On the phenomenon of paddling in place

24.08.2013 22:30

I recently came across the On the Phenomenon of Bullshit Jobs article. In it the author observes that technology has made it possible to produce goods with minimal manual labor, however work hours in general have not fallen accordingly. He attributes this to invention of pointless managerial jobs that seemingly don't contribute anything of value. I don't really subscribe to the notion that this was a conscious design by some entity to keep everyone nice and busy and submissive but the article does show western society in an interesting light (and the ensuing Hacker News discussion offers some better theories of how this situation came to be).

While this topic is fertile ground for pointing fingers at various middle managers and telephone sanitizers, I think a lot of such useless work is also done right here in the engineering community that is doing the said finger pointing.

Take for instance how a lot popular technologies in the mature part of the life cycle evolve. Once some product has reached a stable point where it solves a users' problem well enough and no one in the industry has any technological advantage, things often start going downhill. Manufacturers start adding useless superficial features, like adding "revolutionary" user interfaces, all in an futile attempt to be better than the competition. Think microwaves with elaborate functions no one every uses, "feature phones" from recent history with tons of useless fluff when everyone wanted to just use them to hear the voice on the other side, and so on.

The situation in the commercial software world is often similar, except the competing product is commonly its own older version. And with the forced upgrades, planned obsolescence and user's data held in ransom through incompatible formats the software world has even more leverage to force such useless changes on those users that find the older version fits their needs perfectly fine. As the most extreme example, see almost all changes in Microsoft Office beyond circa 1995.

In the commercial world it's easy to blame the ignorant management, greedy shareholders and anomalous market pressures for this situation. But it's baffling why similar things happen with free software projects that are mainly based on voluntary work. With recent Debian upgrade this has become most apparent. Projects that have reached the point where they more or less implemented all features one would want from them started implemented trivial changes that make no sense. I'll leave GNOME for some other flamewar, but take GIMP for example: the new version changes the semantics of windows versus application, replaces traditional sliders with something I have never seen before and shuffles around keyboard shortcuts. As far as my use of this software is concerned, there is no functional improvement and any benefits are completely offset by yanking my muscle memory from under me.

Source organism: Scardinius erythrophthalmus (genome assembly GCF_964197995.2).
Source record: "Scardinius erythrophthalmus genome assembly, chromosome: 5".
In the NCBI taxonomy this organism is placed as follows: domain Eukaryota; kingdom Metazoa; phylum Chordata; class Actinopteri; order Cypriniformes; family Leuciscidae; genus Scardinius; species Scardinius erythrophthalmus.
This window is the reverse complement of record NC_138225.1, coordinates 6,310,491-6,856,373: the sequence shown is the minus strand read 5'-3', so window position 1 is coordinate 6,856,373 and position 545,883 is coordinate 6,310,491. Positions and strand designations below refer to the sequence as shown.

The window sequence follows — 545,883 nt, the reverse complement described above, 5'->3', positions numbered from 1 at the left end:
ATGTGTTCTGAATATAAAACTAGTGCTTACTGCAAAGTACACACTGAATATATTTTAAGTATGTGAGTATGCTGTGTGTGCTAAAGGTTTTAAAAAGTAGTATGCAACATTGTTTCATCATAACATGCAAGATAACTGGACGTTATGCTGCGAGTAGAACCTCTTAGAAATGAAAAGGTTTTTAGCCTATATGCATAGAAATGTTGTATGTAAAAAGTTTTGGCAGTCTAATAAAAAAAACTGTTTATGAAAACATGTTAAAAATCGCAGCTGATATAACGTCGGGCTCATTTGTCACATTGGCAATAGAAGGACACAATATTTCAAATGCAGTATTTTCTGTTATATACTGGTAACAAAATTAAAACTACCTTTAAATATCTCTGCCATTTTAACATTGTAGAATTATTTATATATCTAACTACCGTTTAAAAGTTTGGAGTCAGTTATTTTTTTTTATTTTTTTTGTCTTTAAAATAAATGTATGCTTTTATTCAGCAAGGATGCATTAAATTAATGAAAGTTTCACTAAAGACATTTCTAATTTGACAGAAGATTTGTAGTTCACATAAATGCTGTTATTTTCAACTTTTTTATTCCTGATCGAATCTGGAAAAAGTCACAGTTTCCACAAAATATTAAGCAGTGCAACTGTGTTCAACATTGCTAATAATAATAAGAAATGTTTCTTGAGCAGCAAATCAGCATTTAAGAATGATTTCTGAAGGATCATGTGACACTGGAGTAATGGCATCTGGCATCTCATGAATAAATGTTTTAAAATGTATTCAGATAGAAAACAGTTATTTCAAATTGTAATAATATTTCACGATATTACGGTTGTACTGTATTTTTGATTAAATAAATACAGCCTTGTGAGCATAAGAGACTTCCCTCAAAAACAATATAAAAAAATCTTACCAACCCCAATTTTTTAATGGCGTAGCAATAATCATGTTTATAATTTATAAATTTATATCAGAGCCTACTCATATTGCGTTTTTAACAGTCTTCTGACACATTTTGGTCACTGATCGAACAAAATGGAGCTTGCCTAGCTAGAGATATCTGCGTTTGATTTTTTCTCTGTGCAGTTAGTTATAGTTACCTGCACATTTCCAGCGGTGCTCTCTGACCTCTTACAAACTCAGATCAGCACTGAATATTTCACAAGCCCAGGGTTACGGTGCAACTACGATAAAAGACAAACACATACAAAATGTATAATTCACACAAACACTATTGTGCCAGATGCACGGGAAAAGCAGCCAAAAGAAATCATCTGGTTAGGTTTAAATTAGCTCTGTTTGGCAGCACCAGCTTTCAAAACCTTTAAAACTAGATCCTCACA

There seems to be some kind of a stigma attached to applications that stop having any visible changes. But I believe that for a mature application that does its job this is a good sign. Granted though that it's not easy to discern such a properly maintained project that only accepts an occasional bugfix from an abandoned one. Unix and GNU authors of old got this right though. You don't see sed renaming s command to r on a whim, but you do still see after all these years an odd bug fix release.

So to connect this back to the initial thought. It seems that there's a notion that even once you've arrived at something that genuinely works, you have to keep paddling in place, even though just maintaining the existing state with minimal effort would have better results for everyone involved. Someone with a social science background can now try to explain whether free software projects follow this because people bring in this habit from their day jobs or there is some other (market) pressure involved.

Anyway, from the technical standpoint I would just like to conclude by saying that please, acknowledge at some point that your project has reached everything that its users want to do with it and stick to bug fixes. Understand that the user interface is an interface. You don't randomly change mature APIs without a very good reason, do you? Rather than constantly trying to marginally improve it and making everyone miserable in the process, you can then use your remaining resources on starting something excitingly new from scratch.

Posted by Tomaž | Categories: Ideas